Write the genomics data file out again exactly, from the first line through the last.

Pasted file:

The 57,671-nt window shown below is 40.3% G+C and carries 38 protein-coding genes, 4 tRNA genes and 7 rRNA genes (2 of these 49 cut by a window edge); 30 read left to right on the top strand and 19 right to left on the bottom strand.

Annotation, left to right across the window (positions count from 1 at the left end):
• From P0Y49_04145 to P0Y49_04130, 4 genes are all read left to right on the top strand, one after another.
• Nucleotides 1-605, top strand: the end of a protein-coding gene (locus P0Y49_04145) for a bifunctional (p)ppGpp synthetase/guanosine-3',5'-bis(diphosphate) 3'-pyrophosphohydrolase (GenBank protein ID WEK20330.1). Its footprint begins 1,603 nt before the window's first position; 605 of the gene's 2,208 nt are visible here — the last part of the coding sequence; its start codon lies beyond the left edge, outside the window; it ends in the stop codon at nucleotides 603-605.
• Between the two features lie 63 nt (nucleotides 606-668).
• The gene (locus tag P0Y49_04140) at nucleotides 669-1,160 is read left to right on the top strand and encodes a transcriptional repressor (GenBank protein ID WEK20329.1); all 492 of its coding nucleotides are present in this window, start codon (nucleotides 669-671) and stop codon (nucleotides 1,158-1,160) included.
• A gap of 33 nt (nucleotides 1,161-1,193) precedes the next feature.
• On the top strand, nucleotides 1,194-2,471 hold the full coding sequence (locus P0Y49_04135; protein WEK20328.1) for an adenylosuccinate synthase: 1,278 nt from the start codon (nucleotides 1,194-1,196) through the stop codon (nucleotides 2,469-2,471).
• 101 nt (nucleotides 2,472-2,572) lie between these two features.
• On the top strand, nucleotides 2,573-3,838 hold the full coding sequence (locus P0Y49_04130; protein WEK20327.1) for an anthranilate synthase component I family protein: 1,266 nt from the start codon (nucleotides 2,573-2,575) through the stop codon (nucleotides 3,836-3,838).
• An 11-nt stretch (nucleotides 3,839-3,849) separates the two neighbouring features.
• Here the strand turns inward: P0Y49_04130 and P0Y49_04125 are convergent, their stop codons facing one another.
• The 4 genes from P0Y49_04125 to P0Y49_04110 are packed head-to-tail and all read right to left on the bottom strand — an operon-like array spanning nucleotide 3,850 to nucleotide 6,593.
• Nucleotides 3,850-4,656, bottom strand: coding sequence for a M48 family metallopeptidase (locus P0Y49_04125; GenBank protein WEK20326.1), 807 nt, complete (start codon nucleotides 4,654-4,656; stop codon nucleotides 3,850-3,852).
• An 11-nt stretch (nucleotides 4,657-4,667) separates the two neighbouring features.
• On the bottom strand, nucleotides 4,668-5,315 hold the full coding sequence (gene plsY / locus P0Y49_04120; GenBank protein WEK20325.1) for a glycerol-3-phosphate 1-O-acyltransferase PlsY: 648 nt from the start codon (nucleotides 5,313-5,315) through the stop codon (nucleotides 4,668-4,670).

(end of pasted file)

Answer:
The 57,671-nt window shown below is 40.3% G+C and carries 38 protein-coding genes, 4 tRNA genes and 7 rRNA genes (2 of these 49 cut by a window edge); 30 read left to right on the top strand and 19 right to left on the bottom strand.

Annotation, left to right across the window (positions count from 1 at the left end):
• From P0Y49_04145 to P0Y49_04130, 4 genes are all read left to right on the top strand, one after another.
• Nucleotides 1-605, top strand: the end of a protein-coding gene (locus P0Y49_04145) for a bifunctional (p)ppGpp synthetase/guanosine-3',5'-bis(diphosphate) 3'-pyrophosphohydrolase (GenBank protein ID WEK20330.1). Its footprint begins 1,603 nt before the window's first position; 605 of the gene's 2,208 nt are visible here — the last part of the coding sequence; its start codon lies beyond the left edge, outside the window; it ends in the stop codon at nucleotides 603-605.
• Between the two features lie 63 nt (nucleotides 606-668).
• The gene (locus tag P0Y49_04140) at nucleotides 669-1,160 is read left to right on the top strand and encodes a transcriptional repressor (GenBank protein ID WEK20329.1); all 492 of its coding nucleotides are present in this window, start codon (nucleotides 669-671) and stop codon (nucleotides 1,158-1,160) included.
• A gap of 33 nt (nucleotides 1,161-1,193) precedes the next feature.
• On the top strand, nucleotides 1,194-2,471 hold the full coding sequence (locus P0Y49_04135; protein WEK20328.1) for an adenylosuccinate synthase: 1,278 nt from the start codon (nucleotides 1,194-1,196) through the stop codon (nucleotides 2,469-2,471).
• 101 nt (nucleotides 2,472-2,572) lie between these two features.
• On the top strand, nucleotides 2,573-3,838 hold the full coding sequence (locus P0Y49_04130; protein WEK20327.1) for an anthranilate synthase component I family protein: 1,266 nt from the start codon (nucleotides 2,573-2,575) through the stop codon (nucleotides 3,836-3,838).
• An 11-nt stretch (nucleotides 3,839-3,849) separates the two neighbouring features.
• Here the strand turns inward: P0Y49_04130 and P0Y49_04125 are convergent, their stop codons facing one another.
• The 4 genes from P0Y49_04125 to P0Y49_04110 are packed head-to-tail and all read right to left on the bottom strand — an operon-like array spanning nucleotide 3,850 to nucleotide 6,593.
• Nucleotides 3,850-4,656, bottom strand: coding sequence for a M48 family metallopeptidase (locus P0Y49_04125; GenBank protein WEK20326.1), 807 nt, complete (start codon nucleotides 4,654-4,656; stop codon nucleotides 3,850-3,852).
• An 11-nt stretch (nucleotides 4,657-4,667) separates the two neighbouring features.
• On the bottom strand, nucleotides 4,668-5,315 hold the full coding sequence (gene plsY / locus P0Y49_04120; GenBank protein WEK20325.1) for a glycerol-3-phosphate 1-O-acyltransferase PlsY: 648 nt from the start codon (nucleotides 5,313-5,315) through the stop codon (nucleotides 4,668-4,670).